Tag Archives: cancer

Universal Healthcare – an Economic Disaster


Given the recent announcement of a new, long term plan for the NHS it seems like an opportune moment to revisit the topic of universal healthcare. The essay below is a new version of a previously published piece, with some sections revised and elaborated, while figures and references have been updated.

Universal Healthcare – an Economic Disaster

By Duncan Whitmore

“Universal healthcare” (that is, an alleged “right” to “healthcare” provided in some form by the state) is a mainstay of social democratic thought – so much so, in fact, that the UK’s NHS is taken as a given, with any kind of proposed healthcare reform couched in terms of improving “our” state-funded health service rather than ever considering whether it should exist in the first place.

However the consequences of universal healthcare are grave indeed, including spiralling costs and ever increasing numbers of sick – pretty much the effects of the welfare state in general. This is without even considering the ethics of forcibly confiscating the money of one person to benefit another, although this essay will focus on the economic aspects of what is, in effect, the socialisation of medicine. Read more

I have never read such a concentrated load of effing smoke-mirror-bollocks in my life


David Davis

I will really, really try to find the time to biophysically-deconstruct this fully-published nonsense, at some time.

But I will have to have pre-drafted the Libertarian Alliance Christmas message first, which is needed for the party on 22nd December at the National Liberal Club, London.

And I’ve really only just begun, and in a war, you have to focus on strategic objectives. Or else, you die.

The most famous person in the world…..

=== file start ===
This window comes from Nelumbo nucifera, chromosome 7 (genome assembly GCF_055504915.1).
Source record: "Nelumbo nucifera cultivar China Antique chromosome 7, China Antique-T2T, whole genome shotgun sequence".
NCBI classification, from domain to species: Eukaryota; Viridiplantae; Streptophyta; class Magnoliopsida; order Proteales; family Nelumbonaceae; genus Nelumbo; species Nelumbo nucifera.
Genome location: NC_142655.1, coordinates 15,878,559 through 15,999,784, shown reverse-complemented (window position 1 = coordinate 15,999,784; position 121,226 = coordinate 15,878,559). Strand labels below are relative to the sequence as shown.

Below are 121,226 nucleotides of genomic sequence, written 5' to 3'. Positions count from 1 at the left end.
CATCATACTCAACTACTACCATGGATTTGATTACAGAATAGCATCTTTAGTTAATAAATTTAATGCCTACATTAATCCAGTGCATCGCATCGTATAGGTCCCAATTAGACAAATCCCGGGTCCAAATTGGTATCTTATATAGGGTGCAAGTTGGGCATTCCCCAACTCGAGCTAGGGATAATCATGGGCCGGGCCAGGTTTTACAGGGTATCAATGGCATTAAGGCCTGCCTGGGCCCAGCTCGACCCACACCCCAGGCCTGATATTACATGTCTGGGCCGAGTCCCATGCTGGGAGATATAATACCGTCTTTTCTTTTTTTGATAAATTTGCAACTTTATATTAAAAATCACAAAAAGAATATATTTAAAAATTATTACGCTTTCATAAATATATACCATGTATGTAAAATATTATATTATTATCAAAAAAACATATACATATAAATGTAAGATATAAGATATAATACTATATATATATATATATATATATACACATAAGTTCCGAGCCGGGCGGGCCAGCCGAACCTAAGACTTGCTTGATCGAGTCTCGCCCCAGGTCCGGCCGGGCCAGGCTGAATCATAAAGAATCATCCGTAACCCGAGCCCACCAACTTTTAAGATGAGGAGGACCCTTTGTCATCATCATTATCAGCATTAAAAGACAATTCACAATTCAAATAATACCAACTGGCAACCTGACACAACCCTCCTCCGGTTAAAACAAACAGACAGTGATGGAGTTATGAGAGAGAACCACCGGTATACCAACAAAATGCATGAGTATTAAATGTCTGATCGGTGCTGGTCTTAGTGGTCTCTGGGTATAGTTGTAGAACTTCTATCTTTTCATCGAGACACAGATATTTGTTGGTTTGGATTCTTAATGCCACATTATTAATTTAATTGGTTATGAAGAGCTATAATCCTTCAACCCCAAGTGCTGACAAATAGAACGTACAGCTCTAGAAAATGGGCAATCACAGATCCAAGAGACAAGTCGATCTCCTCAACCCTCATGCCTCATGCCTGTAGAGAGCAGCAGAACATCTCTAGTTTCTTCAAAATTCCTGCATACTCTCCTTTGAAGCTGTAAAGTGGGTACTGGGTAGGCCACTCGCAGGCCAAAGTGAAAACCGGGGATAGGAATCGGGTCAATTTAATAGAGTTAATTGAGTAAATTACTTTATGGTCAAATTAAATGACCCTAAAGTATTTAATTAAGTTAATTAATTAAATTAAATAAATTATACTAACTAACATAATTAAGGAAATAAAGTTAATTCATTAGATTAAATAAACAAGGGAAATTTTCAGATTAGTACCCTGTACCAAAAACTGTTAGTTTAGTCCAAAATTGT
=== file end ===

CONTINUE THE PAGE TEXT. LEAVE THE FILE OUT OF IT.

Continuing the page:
…..has died. It was expected, it was inevitable, it was sad. I guess Obama might have deigned to say something, but he didn’t.

David Davis

But it “reverberates across the nation“. Thank you Max Clifford. I blame “Princess” “Diana” personally. It was ‘er wott dunn it, with MI5 and Prince Philip.

The ephemeral mass-media-elevation of temporary human objects of interest, to the status of Semi-Divine Beings, is not something I think would play very well in a libertarian society, if and when one comes about. We are all individuals, and poor Jade Goody’s sad death is really, and ought to be, a private tragedy that involves her family and friends, of whom it is pleasing to note that she has some.

The fact that this elevation takes place is imho related to the purposeful degrading of education of – and thus the reach of comprehension and horizons of – people, by ZanuLieBorg (UK-subdivision of Gramsco-FabiaNazi stultification-programme number 2/b.)

What Mark Steyn (who he?) called a few years ago on the Diana thingy “the forced collectivisation of grieving” was, is and will continue to be, harmful to individual liberty.

Jade Goody’s sad end is no more or less deserving of sorrow than mine, or yours, or Chris Tame’s who died three years ago on 20th March 2006.

And here’s the sinking brown, doing his bit:-

Prime Minister Gordon Brown led the tributes among public figures.

He said: “I was deeply saddened to hear the news of Jade Goody’s death.

“She was a courageous woman both in life and death and the whole country have admired her determination to provide a bright future for her children.”